Field Marshal Albert Kesselring (1885-1960), one of the most prominent German air and field commanders in World War II, surrendered the southern part of the German troops to the Americans in 1945.
Albert Kesselring was born in Markstedt near Bayreuth, Bavaria, on Nov. 20, 1885. Upon completion of a traditional classical education, he joined the Bavarian foot artillery in 1904 and was commissioned officer in 1906. During World War I and most of the postwar years he served as an army staff officer at the disguised general staff or "Troops Office" and later at the War Ministry. After the Nazi take-over in 1933, he was formally discharged from the army and put in charge of the administration office of the incipient and still undercover air force under the command of his old comradein-arms Hermann Göring.
In June 1936 Kesselring became Göring's chief of staff; one year later he commanded Air Region III (southeastern Germany) and finally, from the spring of 1938 on, commanded Air Fleet I in Berlin. After the outbreak of World War II he first directed the air attacks of Air Fleet I over Poland, then in the summer and fall of 1940 led the operations of Air Fleet II over France, in the air support over Dunkirk, and finally in the Battle of Britain. On June 30, 1940, he was promoted to the rank of field marshal. During Operation Barbarossa of June 1941 he again commanded Air Fleet II on the central Russian front.
In September 1941 Kesselring was transferred to Rome as commander in chief south, with the task of coordinating the Italo-German war effort in the Mediterranean area. From there he shared in the direction of the campaign of Rommel in North Africa and oversaw the defensive battles in Tunis, Sicily, and then on the Italian peninsula. With the defection of Italy in September 1943, he was supreme commander in Italy and the Mediterranean and from 1943 to 1945 directed the steady retreat of the German armies under the onslaught of the Allied troops and Italian partisans. From March 10, 1945, he headed Hitler's last stand on the Rhine. On May 7 he surrendered the southern half of the German forces to the Americans.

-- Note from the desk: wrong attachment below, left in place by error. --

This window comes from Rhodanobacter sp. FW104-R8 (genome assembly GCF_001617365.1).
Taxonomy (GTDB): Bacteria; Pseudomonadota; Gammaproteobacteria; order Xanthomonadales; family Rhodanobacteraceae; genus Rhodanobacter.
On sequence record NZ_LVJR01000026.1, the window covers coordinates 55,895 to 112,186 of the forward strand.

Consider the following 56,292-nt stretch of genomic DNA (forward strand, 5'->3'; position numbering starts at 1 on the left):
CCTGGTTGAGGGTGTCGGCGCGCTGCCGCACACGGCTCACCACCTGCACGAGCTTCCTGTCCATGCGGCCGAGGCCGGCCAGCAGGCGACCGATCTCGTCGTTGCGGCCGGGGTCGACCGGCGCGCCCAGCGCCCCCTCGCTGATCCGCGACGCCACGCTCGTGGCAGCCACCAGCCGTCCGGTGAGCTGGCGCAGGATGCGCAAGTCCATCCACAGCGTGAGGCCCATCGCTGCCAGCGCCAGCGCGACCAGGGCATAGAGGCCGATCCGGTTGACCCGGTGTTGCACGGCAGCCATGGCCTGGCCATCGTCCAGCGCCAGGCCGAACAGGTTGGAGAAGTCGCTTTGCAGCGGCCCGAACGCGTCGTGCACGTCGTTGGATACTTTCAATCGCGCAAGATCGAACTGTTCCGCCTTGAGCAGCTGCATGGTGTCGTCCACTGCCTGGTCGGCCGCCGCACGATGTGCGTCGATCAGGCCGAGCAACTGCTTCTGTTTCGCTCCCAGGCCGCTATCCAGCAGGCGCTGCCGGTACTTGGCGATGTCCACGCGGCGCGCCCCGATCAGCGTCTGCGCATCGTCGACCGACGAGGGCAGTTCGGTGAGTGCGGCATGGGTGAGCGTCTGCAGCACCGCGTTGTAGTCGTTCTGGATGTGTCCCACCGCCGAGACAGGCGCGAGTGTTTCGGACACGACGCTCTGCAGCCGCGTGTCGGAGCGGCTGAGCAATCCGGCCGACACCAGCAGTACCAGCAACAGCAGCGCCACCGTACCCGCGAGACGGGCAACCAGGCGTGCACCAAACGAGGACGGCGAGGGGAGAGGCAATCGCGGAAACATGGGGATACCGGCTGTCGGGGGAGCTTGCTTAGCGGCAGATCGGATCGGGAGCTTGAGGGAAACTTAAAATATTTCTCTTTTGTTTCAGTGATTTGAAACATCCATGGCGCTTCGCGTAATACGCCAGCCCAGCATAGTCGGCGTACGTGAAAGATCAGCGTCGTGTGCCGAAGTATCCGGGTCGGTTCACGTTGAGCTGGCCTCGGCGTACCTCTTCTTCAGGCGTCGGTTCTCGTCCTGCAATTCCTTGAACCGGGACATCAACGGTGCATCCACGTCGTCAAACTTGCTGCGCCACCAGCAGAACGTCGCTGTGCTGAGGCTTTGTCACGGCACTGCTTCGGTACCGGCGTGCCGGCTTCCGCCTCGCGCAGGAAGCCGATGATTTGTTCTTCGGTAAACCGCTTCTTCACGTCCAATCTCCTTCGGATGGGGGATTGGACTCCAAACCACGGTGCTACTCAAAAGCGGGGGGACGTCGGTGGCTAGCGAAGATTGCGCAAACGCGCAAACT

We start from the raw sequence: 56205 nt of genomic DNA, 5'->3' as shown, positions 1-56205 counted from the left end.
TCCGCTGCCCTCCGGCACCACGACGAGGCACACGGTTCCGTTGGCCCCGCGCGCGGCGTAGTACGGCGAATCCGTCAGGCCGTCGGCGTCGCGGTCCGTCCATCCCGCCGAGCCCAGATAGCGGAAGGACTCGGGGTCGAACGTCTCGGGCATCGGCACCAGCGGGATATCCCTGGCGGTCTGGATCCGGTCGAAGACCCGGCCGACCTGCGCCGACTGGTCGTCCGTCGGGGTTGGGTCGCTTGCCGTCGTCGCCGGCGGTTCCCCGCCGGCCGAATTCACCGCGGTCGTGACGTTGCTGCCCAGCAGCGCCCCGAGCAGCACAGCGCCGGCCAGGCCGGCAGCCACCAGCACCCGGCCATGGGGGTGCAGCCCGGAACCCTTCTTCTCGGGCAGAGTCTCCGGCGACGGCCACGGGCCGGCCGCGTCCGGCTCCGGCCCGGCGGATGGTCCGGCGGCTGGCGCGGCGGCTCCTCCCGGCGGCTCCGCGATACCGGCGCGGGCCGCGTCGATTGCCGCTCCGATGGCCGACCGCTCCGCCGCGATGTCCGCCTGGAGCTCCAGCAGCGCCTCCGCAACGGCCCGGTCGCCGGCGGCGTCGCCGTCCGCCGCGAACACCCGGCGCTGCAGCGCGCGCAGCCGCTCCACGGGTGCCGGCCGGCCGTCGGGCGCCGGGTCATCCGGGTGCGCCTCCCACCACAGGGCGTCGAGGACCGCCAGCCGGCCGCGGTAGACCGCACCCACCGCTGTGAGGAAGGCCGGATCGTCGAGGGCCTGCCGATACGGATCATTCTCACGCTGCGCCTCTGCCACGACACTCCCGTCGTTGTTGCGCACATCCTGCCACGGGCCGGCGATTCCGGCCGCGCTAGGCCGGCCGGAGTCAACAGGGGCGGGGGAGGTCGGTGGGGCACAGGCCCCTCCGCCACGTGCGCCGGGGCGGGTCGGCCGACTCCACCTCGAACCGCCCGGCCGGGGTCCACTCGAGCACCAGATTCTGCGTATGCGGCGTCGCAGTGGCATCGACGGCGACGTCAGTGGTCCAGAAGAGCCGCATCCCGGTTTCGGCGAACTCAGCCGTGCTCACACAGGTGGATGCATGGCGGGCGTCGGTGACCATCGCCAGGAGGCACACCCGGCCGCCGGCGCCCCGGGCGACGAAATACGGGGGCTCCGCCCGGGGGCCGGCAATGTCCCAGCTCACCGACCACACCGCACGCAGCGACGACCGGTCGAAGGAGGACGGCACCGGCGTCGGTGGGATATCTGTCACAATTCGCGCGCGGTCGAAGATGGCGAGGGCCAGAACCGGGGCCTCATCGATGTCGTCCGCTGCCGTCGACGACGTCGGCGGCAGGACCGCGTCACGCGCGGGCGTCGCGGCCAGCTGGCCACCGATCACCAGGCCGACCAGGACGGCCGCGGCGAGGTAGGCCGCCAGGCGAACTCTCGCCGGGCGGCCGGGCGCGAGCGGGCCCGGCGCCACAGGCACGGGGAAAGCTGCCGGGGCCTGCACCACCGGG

Kesselring was tried by a British military court in Venice in May 1947 and was sentenced to death for the shooting of 320 Italian hostages (Ardeatine Caves massacre) in March 1944. In October 1947 the sentence was commuted to life imprisonment; in October 1952 he was released for reasons of ill health. He died in Bad Nauheim, Bavaria, on July 16, 1960.
Further Reading on Albert Field Marshal Kesselring
Kesselring's highly defensive memoirs were published under two different titles in English: The Memoirs of Field Marshal Kesselring (1953) and Kesselring: A Soldier's Record (1954). The documents of Kesselring's trial in Venice were ably edited in a dual-language edition by Lt. Col. A. P. Scotland, Der Fall Kesselring: The Kesselring Case (1952). Interesting sidelights on Kesselring's career and personality are in Siegfried West-phal, The German Army in the West (1950; trans. 1951), by a former military aide to Kesselring who tries to shift the onus for the war from the German army to Hitler. Kesselring's military actions during World War II are analyzed in W. G. F. Jackson, The Battle for Italy (1967); Fred Majdalany, The Fall of Fortress Europe (1968); and Peter Townsend, Duel of Eagles (1970).
Additional Biography Sources
Kesselring, Albert, The memoirs of Field-Marshal Kesselring, Novato, CA: Presidio, 1989, 1953.
Macksey, Kenneth, Kesselring: the making of the Luftwaffe, London: Batsford, 1978.